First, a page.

Frequency of Obsessive-Compulsive Symptoms Related to Anxiety in Nurses Care for COVID-19 Patients: A Cross-sectional Study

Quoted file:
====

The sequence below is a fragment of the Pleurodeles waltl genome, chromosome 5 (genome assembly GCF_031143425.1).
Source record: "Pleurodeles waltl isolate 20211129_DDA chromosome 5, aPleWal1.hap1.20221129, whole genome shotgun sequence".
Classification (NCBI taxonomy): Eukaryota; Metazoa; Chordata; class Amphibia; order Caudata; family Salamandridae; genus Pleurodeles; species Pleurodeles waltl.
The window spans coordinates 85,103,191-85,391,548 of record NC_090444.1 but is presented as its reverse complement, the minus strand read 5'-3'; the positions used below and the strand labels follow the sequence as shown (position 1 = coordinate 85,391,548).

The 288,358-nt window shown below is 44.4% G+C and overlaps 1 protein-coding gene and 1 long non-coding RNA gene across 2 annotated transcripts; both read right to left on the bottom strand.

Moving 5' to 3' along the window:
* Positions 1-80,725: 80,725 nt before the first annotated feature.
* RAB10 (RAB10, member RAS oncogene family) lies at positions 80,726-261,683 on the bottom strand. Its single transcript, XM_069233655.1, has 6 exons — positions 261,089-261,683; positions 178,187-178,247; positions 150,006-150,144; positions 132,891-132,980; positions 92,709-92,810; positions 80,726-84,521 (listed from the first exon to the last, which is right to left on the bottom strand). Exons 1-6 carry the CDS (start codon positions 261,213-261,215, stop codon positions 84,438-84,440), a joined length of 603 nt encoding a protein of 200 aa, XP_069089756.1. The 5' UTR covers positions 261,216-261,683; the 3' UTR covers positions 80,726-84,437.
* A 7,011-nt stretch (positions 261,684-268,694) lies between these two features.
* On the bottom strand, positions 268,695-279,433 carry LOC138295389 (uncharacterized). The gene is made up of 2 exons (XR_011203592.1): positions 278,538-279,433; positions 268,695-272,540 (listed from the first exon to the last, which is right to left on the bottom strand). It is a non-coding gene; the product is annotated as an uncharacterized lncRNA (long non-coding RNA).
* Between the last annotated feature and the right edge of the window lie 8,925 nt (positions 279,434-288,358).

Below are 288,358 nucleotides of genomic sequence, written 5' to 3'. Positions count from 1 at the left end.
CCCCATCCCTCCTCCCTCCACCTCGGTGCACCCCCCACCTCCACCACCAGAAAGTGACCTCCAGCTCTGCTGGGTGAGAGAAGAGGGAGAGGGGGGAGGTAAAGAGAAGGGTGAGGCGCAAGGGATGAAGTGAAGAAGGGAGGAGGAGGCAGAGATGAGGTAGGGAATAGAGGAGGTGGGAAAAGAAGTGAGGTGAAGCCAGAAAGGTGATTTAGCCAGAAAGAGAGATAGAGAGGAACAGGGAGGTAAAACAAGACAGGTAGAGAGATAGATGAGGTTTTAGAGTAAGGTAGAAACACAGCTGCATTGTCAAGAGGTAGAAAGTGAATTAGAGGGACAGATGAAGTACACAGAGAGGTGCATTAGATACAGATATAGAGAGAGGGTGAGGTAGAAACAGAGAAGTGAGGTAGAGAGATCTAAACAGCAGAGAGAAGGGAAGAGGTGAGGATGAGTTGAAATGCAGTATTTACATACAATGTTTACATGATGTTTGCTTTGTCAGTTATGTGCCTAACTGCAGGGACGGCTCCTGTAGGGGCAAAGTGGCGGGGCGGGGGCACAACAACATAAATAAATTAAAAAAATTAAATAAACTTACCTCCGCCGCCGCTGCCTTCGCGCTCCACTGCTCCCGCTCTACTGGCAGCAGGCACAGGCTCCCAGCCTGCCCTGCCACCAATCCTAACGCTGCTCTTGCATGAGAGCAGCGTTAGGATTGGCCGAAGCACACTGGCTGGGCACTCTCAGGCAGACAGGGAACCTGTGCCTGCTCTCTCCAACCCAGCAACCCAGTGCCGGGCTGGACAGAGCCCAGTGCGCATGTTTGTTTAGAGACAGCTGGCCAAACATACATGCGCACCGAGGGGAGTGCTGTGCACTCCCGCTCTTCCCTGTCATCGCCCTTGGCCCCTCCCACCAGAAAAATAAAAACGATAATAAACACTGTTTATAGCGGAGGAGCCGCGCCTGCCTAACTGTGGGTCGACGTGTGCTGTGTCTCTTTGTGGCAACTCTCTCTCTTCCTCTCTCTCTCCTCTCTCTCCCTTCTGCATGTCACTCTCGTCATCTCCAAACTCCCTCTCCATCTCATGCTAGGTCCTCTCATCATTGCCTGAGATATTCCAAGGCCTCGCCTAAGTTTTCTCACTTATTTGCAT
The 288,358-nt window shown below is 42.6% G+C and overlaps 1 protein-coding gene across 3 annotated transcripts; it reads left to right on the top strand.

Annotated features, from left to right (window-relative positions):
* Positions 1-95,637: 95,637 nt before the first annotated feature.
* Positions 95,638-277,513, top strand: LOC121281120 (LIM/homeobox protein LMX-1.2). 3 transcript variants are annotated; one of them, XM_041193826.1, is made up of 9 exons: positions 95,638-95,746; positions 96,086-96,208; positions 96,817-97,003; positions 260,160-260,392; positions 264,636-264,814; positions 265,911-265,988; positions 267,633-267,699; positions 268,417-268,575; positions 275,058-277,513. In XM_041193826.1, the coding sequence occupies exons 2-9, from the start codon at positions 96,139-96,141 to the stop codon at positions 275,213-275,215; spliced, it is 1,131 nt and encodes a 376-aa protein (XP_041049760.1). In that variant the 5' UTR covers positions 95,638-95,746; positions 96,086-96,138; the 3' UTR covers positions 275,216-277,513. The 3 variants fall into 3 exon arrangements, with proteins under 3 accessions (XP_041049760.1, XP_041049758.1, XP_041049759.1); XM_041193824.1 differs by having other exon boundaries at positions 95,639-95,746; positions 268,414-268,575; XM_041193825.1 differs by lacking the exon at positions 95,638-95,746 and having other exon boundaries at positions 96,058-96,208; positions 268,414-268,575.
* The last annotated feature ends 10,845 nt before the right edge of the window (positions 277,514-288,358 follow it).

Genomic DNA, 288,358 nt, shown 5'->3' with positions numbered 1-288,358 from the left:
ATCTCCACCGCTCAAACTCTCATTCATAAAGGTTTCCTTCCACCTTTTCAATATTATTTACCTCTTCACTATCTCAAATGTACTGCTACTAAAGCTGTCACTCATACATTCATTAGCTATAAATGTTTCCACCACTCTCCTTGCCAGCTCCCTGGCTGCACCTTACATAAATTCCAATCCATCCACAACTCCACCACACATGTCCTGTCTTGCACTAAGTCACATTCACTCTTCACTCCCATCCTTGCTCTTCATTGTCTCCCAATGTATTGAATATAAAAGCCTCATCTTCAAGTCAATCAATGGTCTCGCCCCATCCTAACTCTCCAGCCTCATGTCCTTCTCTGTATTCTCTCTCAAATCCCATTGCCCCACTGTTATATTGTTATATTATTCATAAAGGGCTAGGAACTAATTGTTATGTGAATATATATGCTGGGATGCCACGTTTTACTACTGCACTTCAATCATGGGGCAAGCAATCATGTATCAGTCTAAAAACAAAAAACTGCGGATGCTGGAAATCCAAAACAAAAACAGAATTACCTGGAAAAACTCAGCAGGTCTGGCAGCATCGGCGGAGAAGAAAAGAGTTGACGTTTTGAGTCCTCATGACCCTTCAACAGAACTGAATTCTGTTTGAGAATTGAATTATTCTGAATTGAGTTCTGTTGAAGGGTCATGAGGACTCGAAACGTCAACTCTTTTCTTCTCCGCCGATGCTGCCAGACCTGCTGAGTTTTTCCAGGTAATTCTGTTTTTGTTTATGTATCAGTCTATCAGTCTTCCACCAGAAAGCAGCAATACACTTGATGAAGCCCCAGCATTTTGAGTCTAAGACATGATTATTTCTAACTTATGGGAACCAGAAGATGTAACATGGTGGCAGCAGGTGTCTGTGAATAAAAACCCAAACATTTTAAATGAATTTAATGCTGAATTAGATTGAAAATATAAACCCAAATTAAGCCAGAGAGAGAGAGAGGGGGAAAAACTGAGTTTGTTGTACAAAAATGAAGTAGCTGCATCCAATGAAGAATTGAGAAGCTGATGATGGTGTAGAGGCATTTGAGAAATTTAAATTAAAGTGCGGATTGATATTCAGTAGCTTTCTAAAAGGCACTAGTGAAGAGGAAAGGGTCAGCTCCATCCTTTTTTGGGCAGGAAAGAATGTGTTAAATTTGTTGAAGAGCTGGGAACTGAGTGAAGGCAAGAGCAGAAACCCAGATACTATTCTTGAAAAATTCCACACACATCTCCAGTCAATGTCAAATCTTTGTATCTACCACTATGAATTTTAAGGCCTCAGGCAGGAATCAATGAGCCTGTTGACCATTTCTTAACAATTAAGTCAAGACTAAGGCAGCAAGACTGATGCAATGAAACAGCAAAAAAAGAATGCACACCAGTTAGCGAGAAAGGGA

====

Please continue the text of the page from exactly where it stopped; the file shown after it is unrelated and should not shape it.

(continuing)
Background: Obsessive-compulsive disorder (OCD) is one of the most prevalent anxiety-related disorders caused by many environmental factors, including anxiety. The COVID-19 outbreak has exposed nurses to greater levels of occupational anxiety. Objectives: This study aimed to investigate the frequency of obsessive-compulsive (OC) symptoms and the relationship between OC symptoms and anxiety in nurses of COVID-19 patients at Dr. Ganjavian hospital, Dezful, Iran. Methods: This cross-sectional study encompassed 190 nurses working in units for COVID-19 patients meeting the inclusion criteria. They were evaluated using a demographic characteristics form, the Maudsley Obsessional Compulsive Inventory (MOCI), and the Spielberger State-Trait Anxiety Inventory (STAI) (Spielberger, 1983). Sampling was performed via a stratified random sampling method. The collected data were analyzed using descriptive statistics (absolute frequency and percentage) and analytical statistics (Pearson correlation coefficient and independent t-test) via SPSS version 21 at a significance level of 0.05. Results: The study revealed that 74.4% of the participants showed OC symptoms, 47.4% stated anxiety below moderate, and 61.1% trait anxiety above moderate. The results of the Pearson correlation displayed that OC symptoms were significantly associated with state/trait anxiety (P = 0.001). Furthermore, the independent t-test indicated that the mean score of OC symptoms was significantly higher in females (P = 0.03) and married subjects (P = 0.006). Conclusions: The frequency of OC symptoms was high in nurses working in COVID-19 units, especially females and married subjects. There was also a significant relationship between OC symptoms and anxiety, such that anxiety increased with OC symptoms. Thus, it is suggested that nursing managers identify anxiety-causing factors in nurses to prevent more severe anxiety disorders.